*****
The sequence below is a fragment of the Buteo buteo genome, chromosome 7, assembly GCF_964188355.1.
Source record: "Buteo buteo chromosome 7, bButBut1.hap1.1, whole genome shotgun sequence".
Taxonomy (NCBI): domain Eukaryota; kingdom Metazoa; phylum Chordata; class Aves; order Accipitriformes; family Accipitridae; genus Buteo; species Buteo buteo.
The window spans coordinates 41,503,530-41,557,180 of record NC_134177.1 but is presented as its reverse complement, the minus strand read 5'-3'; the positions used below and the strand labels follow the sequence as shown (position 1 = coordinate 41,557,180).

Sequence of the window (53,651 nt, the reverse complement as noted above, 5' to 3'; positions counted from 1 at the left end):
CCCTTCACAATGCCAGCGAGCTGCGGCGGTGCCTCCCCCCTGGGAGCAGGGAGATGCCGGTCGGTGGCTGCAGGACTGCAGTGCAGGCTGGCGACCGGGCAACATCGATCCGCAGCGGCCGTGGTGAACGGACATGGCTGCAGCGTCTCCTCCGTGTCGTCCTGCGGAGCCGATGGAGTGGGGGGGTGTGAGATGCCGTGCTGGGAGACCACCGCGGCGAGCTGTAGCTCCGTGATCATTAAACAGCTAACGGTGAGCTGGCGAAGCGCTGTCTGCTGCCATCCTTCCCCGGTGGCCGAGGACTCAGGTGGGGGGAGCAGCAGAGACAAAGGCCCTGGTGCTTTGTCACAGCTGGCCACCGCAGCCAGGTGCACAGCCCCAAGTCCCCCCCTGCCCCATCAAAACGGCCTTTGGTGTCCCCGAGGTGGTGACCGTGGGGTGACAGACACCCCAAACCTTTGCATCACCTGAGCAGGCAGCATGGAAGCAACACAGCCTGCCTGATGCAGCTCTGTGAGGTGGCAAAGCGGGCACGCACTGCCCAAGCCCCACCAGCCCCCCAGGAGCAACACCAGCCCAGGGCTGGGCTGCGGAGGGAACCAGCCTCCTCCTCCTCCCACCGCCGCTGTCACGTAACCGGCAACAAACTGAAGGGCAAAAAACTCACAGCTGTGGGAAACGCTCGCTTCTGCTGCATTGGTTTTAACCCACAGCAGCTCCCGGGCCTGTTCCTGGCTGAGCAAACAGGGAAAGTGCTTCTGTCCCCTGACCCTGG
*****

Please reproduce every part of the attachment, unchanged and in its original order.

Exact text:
The sequence below is a fragment of the Buteo buteo genome, chromosome 7, assembly GCF_964188355.1.
Source record: "Buteo buteo chromosome 7, bButBut1.hap1.1, whole genome shotgun sequence".
Taxonomy (NCBI): domain Eukaryota; kingdom Metazoa; phylum Chordata; class Aves; order Accipitriformes; family Accipitridae; genus Buteo; species Buteo buteo.
The window spans coordinates 41,503,530-41,557,180 of record NC_134177.1 but is presented as its reverse complement, the minus strand read 5'-3'; the positions used below and the strand labels follow the sequence as shown (position 1 = coordinate 41,557,180).

Sequence of the window (53,651 nt, the reverse complement as noted above, 5' to 3'; positions counted from 1 at the left end):
CCCTTCACAATGCCAGCGAGCTGCGGCGGTGCCTCCCCCCTGGGAGCAGGGAGATGCCGGTCGGTGGCTGCAGGACTGCAGTGCAGGCTGGCGACCGGGCAACATCGATCCGCAGCGGCCGTGGTGAACGGACATGGCTGCAGCGTCTCCTCCGTGTCGTCCTGCGGAGCCGATGGAGTGGGGGGGTGTGAGATGCCGTGCTGGGAGACCACCGCGGCGAGCTGTAGCTCCGTGATCATTAAACAGCTAACGGTGAGCTGGCGAAGCGCTGTCTGCTGCCATCCTTCCCCGGTGGCCGAGGACTCAGGTGGGGGGAGCAGCAGAGACAAAGGCCCTGGTGCTTTGTCACAGCTGGCCACCGCAGCCAGGTGCACAGCCCCAAGTCCCCCCCTGCCCCATCAAAACGGCCTTTGGTGTCCCCGAGGTGGTGACCGTGGGGTGACAGACACCCCAAACCTTTGCATCACCTGAGCAGGCAGCATGGAAGCAACACAGCCTGCCTGATGCAGCTCTGTGAGGTGGCAAAGCGGGCACGCACTGCCCAAGCCCCACCAGCCCCCCAGGAGCAACACCAGCCCAGGGCTGGGCTGCGGAGGGAACCAGCCTCCTCCTCCTCCCACCGCCGCTGTCACGTAACCGGCAACAAACTGAAGGGCAAAAAACTCACAGCTGTGGGAAACGCTCGCTTCTGCTGCATTGGTTTTAACCCACAGCAGCTCCCGGGCCTGTTCCTGGCTGAGCAAACAGGGAAAGTGCTTCTGTCCCCTGACCCTGG